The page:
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I've run into a strange problem with Ruby that I can't explain. I have the following script that grabs whatever code is currently in the clipboard, runs it through a syntax highlighter, then puts the new version BACK into the clipboard:

#!/usr/bin/ruby1.9.1

require 'coderay'

language = "auto";
if(ARGV.length > 0)
    language = ARGV[0];
end

print("Using language: #{language} \n");

codeToHighlight = `xsel --clipboard`

highlightedCode = CodeRay.scan(codeToHighlight, language.intern()).div

IO.popen("xsel --clipboard", mode='w') do |io|
  io.write highlightedCode
  io.flush
end

The odd part is that if I run it directly within a terminal, it works fine. If I run it via "xterm -e", however, it doesn't work. I found this thread on another site that asked the same question, but the person never got an answer: http://blade.nagaokaut.ac.jp/cgi-bin/scat.rb/ruby/ruby-talk/138423

That person found that if they added a pause at the end of the script like so...

10000.times do
   puts ""
end

...it works. Why is this? Is there a way to fix this? I tried rewriting the script so that the popen returns an IO object and I could manually call close, but that doesn't make a difference.

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I've determined that, whatever the problem is, it's in xsel. I tried adding a line to the end of the file (without the crazy puts "" loop) that just dumps the highlighted code to a file, and it's contents are right no matter how I run the script. I tried xclip instead and it seems to work in more situations, though I've only ever gotten the primary (aka, middle-click) clipboard to work with it. xclip works when called from another script where xsel wouldn't, but xclip still doesn't work via xterm -e either. –  Matthew Feb 23 '11 at 14:14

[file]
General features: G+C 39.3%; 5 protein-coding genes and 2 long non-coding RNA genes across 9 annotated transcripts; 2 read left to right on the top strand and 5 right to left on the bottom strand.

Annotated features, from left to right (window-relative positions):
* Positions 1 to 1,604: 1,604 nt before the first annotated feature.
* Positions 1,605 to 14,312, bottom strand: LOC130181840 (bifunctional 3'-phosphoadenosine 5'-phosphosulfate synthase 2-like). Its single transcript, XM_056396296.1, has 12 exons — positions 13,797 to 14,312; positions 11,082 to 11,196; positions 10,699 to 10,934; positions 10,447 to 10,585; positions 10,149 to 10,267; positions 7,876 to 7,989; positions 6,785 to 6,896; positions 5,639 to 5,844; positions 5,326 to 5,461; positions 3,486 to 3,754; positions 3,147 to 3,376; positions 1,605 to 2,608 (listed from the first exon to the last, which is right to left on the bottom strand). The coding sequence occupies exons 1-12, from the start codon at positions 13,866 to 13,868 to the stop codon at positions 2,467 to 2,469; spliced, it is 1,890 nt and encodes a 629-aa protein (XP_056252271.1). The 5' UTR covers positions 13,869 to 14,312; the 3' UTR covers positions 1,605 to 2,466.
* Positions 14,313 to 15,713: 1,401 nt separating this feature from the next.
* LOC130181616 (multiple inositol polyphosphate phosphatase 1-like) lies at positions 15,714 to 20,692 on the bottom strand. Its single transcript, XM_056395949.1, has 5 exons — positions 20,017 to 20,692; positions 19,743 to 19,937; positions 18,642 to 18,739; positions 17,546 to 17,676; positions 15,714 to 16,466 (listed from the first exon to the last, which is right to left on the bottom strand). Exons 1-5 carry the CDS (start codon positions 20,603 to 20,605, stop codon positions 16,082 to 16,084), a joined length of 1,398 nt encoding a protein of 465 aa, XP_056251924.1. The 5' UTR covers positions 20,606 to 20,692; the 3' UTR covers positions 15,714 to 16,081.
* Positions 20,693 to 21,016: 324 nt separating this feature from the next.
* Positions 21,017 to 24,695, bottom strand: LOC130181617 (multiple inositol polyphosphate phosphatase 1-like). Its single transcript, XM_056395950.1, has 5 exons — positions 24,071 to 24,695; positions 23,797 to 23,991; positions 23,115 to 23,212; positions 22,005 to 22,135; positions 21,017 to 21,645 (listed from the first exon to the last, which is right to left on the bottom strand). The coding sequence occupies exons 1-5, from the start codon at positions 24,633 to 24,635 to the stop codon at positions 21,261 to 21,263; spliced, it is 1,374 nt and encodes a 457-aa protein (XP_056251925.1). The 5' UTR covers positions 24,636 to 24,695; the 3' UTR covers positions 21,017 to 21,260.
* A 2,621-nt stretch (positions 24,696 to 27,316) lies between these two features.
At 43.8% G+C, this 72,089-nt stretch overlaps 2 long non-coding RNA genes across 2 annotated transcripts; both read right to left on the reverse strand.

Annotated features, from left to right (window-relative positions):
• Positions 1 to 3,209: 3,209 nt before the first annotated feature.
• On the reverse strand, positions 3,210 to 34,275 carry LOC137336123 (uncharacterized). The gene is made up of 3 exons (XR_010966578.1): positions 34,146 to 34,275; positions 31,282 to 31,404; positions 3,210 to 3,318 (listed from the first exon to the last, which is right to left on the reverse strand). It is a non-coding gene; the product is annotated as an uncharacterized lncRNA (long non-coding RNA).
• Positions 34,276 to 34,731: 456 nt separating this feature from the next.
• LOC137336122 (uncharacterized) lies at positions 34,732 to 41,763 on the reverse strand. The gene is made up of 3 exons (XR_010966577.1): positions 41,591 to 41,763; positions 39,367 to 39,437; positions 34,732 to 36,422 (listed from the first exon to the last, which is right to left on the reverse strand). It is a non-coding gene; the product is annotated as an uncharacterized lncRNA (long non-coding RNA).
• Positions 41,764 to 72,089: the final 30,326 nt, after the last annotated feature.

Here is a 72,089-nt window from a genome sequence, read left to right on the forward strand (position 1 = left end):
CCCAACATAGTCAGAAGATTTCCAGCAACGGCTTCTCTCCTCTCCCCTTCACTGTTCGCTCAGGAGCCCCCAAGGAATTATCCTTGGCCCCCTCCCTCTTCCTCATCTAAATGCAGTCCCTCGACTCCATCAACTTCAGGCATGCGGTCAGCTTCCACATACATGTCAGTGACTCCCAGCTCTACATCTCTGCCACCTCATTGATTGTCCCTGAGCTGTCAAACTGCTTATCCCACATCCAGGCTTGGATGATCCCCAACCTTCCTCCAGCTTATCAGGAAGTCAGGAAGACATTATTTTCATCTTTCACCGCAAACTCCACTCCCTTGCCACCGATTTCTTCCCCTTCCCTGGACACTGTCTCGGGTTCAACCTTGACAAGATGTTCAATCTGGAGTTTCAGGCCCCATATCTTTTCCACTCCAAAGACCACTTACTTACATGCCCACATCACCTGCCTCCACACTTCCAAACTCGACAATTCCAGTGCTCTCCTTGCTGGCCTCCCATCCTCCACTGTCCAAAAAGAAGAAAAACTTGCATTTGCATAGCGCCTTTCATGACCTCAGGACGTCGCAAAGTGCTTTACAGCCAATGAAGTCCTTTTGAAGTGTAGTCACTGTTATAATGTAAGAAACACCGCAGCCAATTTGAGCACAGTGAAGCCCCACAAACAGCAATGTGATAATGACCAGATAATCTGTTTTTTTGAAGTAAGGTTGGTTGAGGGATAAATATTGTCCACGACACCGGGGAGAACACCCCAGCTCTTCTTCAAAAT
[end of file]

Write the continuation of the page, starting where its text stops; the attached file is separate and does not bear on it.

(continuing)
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1 Answer

up vote 1 down vote accepted

How about if you execute it with gnome-terminal -e instead of xterm -e?

UPDATE:

OK, here is my best guess. You know how if you send a terminal program to the background (either with & after the command or with ctl-z) and then you close the terminal it kills the program, right? Well, xsel forks a child process to write to the clipboard, but it must be getting killed when the ruby wrapper script finishes and and xterm closes.

That would explain why the pause at the end allows it to work - it just gives enough time for the child process to finish before the terminal quits. It also explains why it works when run manually - you leave the terminal open long enough for the child process to finish.

Try adding the -n option to your xsel command, and I bet it works. -n keeps xsel from forking.

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Nope, that doesn't seem to work either...with xclip or with xsel. Thanks anyway, though. I rarely use this script anymore so it's not too big of a deal but it would be nice to know why it's doing this just for the sake of the knowing. –  Matthew May 9 '11 at 13:09
    
ah, shucks. My thinking was maybe it was an issue with the terminal emulator and maybe you were opening gnome-terminal when running it manually. –  James May 10 '11 at 16:07
    
I updated my answer, since I just had an epiphany. –  James May 10 '11 at 16:31
    
Sorry it took me so long to accept this. I hadn't used the script for a long time and so I did notice you'd updated your answer. I can't duplicate it now (different versions of everything, right?) so I'll go ahead and accept since your answer has a valid explanation for the behavior. –  Matthew Jan 30 '12 at 22:43
    
ah man, now I wish I knew for sure if I was right or not. Oh well, thanks for the acceptance! –  James Mar 1 '12 at 22:46
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